- determine inclination and curvature using derivatives of parameters w.r.t arc length, implemented in my attached function "plancurv_arclen"

You can choose to take derivatives any way you want (finite difference on various stensiles, diff(p)./diff(s), etc. I chose convolutions for its convenience in dealing with closed loop (such as boundaries of images). But the wrinkle is to be "legit", you will need the xy coordinates sampled uniformly in arc length, which means the coordinates need to be resampled, and in a way that you don't know a priori will result in uniform sampling once you re-compute the arc length based on the newly sampled points. So you can just resample a few times and those iterations should converge - practically this seems to work and i dont have reason to believe it would ever fail, but i dont know how to prove that or anything.

To demonstrate on a "perfect" set of edge coordinates, run the below, which compares a straightforward implementation by me (plancurv_arclen) compared to modified version of @Image Analyst's circle fitting and the FEX contribution by Manjunatha (removing the preprocessing for dealing with images and/or freehand ROIs). I did not survey other FEX contributions or ANSWERS on this topic, but the Manjunatha method is also in the other thread between you two, so I figured to throw it in. I don't think it is fundamentally different from the circle fitting, though I did not dive into the details. I did play around with parameters for other methods to make them closer.

Some take-aways

- IA's circle fit method is blind to concavity
- Both IA and Driscoll-Manjunatha can only accomodate a single fitting window, but this seems inadequate because you would want narrower windows to better resolve regions of higher curvature and vice versa - this manifests in IA's method, but not as much in Driscoll-Manjunatha.
- The parallelization overhead for Driscoll-Manjunatha outweights benefits in this case - without parfor, my laptop ran it in no more than 100 times the runtime of the arc length method, which came out to 0.26s vs .003s.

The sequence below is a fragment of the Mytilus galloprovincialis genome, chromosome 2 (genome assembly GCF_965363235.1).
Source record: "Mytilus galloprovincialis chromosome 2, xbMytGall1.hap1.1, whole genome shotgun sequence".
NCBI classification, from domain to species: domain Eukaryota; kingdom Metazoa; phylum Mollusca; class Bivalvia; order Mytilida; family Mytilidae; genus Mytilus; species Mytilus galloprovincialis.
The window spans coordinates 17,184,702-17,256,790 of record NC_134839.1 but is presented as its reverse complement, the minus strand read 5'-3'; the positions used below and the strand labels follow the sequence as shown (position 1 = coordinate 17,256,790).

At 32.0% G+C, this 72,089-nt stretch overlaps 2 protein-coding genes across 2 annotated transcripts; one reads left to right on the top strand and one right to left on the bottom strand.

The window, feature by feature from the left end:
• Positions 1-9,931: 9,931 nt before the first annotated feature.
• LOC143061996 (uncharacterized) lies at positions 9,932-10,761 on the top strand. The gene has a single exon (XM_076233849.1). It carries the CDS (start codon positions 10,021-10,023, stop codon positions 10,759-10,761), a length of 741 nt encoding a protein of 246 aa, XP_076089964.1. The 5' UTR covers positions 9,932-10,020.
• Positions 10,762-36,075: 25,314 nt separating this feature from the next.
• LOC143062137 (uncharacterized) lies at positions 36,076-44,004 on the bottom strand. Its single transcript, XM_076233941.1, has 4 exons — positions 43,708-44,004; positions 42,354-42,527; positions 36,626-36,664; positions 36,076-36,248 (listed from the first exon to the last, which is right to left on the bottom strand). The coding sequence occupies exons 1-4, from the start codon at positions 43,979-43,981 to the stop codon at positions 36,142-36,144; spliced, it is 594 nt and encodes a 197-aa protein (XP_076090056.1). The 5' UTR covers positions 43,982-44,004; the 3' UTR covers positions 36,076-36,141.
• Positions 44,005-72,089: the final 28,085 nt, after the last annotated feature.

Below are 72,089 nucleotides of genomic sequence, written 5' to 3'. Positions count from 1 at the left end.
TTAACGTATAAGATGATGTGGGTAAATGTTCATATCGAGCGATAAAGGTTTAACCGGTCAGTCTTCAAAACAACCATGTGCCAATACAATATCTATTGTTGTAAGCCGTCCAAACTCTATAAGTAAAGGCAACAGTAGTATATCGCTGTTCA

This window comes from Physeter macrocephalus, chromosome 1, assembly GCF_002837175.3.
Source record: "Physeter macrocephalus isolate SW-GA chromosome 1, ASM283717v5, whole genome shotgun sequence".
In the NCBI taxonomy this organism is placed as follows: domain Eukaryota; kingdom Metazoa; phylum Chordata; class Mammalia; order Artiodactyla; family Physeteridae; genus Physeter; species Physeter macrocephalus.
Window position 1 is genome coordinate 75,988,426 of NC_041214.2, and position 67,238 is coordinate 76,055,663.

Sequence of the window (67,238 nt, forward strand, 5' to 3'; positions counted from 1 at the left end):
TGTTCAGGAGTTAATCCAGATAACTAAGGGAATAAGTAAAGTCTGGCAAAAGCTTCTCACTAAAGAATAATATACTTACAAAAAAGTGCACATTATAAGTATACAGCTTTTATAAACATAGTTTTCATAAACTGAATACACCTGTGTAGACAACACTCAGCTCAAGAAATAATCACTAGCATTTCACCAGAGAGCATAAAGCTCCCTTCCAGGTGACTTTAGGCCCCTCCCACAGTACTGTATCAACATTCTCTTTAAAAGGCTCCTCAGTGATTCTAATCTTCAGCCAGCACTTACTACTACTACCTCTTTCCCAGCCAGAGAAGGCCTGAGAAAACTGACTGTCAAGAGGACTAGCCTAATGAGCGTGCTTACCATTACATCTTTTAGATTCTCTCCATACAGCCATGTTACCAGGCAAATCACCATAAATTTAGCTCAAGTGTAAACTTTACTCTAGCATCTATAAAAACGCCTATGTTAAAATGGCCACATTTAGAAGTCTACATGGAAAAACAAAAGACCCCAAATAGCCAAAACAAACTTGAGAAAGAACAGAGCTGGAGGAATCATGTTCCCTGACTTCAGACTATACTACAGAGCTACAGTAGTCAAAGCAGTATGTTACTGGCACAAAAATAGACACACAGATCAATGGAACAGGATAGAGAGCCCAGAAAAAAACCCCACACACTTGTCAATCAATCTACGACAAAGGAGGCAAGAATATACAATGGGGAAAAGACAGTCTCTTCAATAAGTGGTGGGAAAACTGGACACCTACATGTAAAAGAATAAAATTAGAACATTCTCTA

Now, the application of interest does not involve perfect coordinates, but rather severly aliased coordinates coming from an image. I will make a comment to this answer to address.

Edit: it occurs to me that since all of us are using splines anyways, we should be able to take derivatives directly of the spline and make things even cleaner - i just don't have a lot of experience working with splines to implement.

demo_perfect_coordinates

##### 7 Comments

Image Analyst
on 28 Dec 2022

J. Alex Lee
on 28 Dec 2022

### More Answers (1)

Image Analyst
on 11 Dec 2022

See my answer here, where I compute curvature by fitting a circle to a sliding window:

##### 15 Comments

J. Alex Lee
on 23 Dec 2022

@Francesco Pignatelli, thanks for the link, Bruno has the missing link to provide that 3rd method based on direct spline differentiation I mention in below answer.

In any of the cases for computing curvature (either based on circle fits or arc length parameter differentiation, which in turn can be accomplished in many ways), the main problem for you and for others on this forum, deal with boundaries defined by pixel coordinates of images. So the zero-th order problem is actually not the curvature-seeking problem, but the image/coordinate pre-processing problem to avoid pixel aliasing to corrupt whatever measure you are seeking.